<p>Richard Heuser, MD<br />
From St. Luke’s Medical Hospital and Medical Center<br />
Phoenix, Arizona </p>
ABSTRACT: Thirty percent of United States men and over 300 million men worldwide suffer from erectile dysfunction. The majority of these cases stem from vascular issues. It has been described that 70% of patients with coronary disease have problems getting erections. We have treated many patients with this problem over the last 20 years with very satisfactory results, and drug-eluting stents have also been utilized to treat pudendal arteries. We present a case of a patient with impotence and internal iliac artery stenosis.
VASCULAR DISEASE MANAGEMENT 2017;14(5):E121-E122
Key words: claudication, occlusion, iliac artery stenosis, drug-eluting stents
A 78-year-old active physician presented with right thigh and buttock claudication and impotence. Prescription erectile dysfunction (ED) medications were ineffective for the impotence. He was evaluated by primary care and found to have a normal testosterone level. The patient was a previous smoker, and also had hyperlipidemia and had a left anterior descending stent placed 13 years prior to this visit. He underwent right groin abdominal and long leg run-off. In addition to bilateral anterior tibial 100% occlusion, he had a subtotal proximal internal iliac artery complex 90% stenosis. Measurement of the gradient revealed a 60 mm drop across the lesion. A 6 Fr Destination sheath (Terumo Corporation) was placed and the lesion was crossed with a Cougar wire (Medtronic). We predilated the stenosis with a 5 x 20 mm Armada balloon (Abbott Vascular). We then placed a 7 x 19 mm Omnilink stent (Abbott Vascular). Unfortunately, in spite of the predilation, the stent didn’t fully cover the complex stenosis; this may have been due to the “watermelon seeding” effect. We therefore placed an 8 x 29 mm Omnilink stent, which resolved the stenosis. The gradient was reduced to zero.
Thirty percent of US men and over 300 million men worldwide suffer from ED. The majority of these cases stem from vascular issues. It has been described that 70% of patients with coronary disease have problems getting erections. We have treated many patients over the last 20 years with this problem with very satisfactory results, and drug-eluting stent (DES) implantation has also been utilized to treat pudendal arteries. Many of our patients had unilateral internal iliac artery stenosis. Stenting vessels this size can be performed with peripherally approved balloon-expandable stents. Of course, balloon-expandable stents are usually more accurately able to be placed. In smaller vessels such as the pudendal arteries, balloon-expandable DESs can be utilized. We have occasionally performed balloon angioplasty only in these patients, but the long-term success with this approach is unknown. The ZEN trial was the first study to ask whether DES implantation of the pudendal arteries could be effective. Unfortunately, this study was never completed, and there was a fairly high incidence of restenosis. The PERFECT-1 trial1 was begun to treat penile arteries with balloon angioplasty. Whether restenosis will be an issue in this trial remains to be seen. This is an important issue for virtually all men, and it is essential to discuss ED with your cardiovascular patients.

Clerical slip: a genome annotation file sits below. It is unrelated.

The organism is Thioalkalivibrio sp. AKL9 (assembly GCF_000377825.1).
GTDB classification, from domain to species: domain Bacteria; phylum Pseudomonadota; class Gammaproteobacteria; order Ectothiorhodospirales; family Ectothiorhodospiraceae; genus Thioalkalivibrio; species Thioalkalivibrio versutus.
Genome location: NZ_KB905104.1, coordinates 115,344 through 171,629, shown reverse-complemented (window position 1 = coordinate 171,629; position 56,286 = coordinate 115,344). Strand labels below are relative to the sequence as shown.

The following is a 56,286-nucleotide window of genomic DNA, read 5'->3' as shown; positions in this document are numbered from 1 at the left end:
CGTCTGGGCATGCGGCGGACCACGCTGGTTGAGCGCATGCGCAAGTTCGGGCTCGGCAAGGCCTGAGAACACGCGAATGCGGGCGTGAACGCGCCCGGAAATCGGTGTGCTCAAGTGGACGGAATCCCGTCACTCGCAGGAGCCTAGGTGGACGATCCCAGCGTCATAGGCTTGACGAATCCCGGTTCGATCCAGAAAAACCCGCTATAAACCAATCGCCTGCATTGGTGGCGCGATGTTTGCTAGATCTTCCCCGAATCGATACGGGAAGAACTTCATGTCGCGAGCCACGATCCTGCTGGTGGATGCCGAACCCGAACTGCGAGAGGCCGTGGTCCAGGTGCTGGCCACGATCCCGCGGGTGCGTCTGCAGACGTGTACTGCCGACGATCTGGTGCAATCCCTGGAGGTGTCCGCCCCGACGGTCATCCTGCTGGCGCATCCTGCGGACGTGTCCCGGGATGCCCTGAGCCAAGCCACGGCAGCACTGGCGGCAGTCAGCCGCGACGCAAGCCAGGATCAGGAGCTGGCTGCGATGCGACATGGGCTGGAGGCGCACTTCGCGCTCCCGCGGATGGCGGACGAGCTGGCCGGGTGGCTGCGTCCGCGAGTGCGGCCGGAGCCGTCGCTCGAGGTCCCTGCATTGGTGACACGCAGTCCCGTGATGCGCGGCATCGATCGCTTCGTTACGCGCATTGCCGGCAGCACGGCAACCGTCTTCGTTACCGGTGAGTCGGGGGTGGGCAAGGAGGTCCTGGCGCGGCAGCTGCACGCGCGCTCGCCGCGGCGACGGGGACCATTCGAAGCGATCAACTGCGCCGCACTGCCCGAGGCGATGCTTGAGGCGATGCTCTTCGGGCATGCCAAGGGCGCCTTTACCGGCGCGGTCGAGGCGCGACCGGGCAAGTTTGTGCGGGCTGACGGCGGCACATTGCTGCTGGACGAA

Six months after the procedure, the patient reported that he was achieving full erections and was able to have intercourse with completion. Incidentally, he was happy to report that his right thigh and buttock claudication had resolved. It is unusual that there was no common iliac artery disease in this patient, as the isolated internal iliac artery stenosis would in itself not be a likely cause of buttock claudication. His left internal iliac system was free of disease. Many of us have had extensive experience in either trying to maintain internal iliac arteries with endovascular aneurym repair, or in some cases jailing them with common and external iliac intervention. I do believe this can result in not only impotence, but painful hip claudication. An increased awareness of this circulation for males needs to be emphasized. From a technical standpoint, we can approach these vessels from the radial approach in shorter male patients, but in general a contralateral approach is easier. In this case, we were able to complete a successful procedure even though we were in a less ideal ipsilateral position. Since these patients are at risk for continued peripheral vascular disease progression, as well as coronary artery disease, continued vigilance will be necessary in these patients. Antiplatelet agents and lipid-lowering agents are essential in many of these individuals.
Disclosure: The author has completed and returned the ICMJE Form for Disclosure of Potential Conflicts of Interest. The author reports no conflicts of interest regarding the content herein.
Manuscript submitted December 29, 2016, provisional acceptance given January 30, 2017, final version accepted March 20, 2017.
Address for correspondence: Richard Heuser, MD, St. Luke’s Medical Hospital and Medical Center, Cardiology, 555 N. 18th Street, Suite 300, Phoenix, AZ 85006. Email: email@example.com or firstname.lastname@example.org
- Wang TD. Penile-artery angioplasty gets second look for erectile dysfunction. Presented at TCT 2013.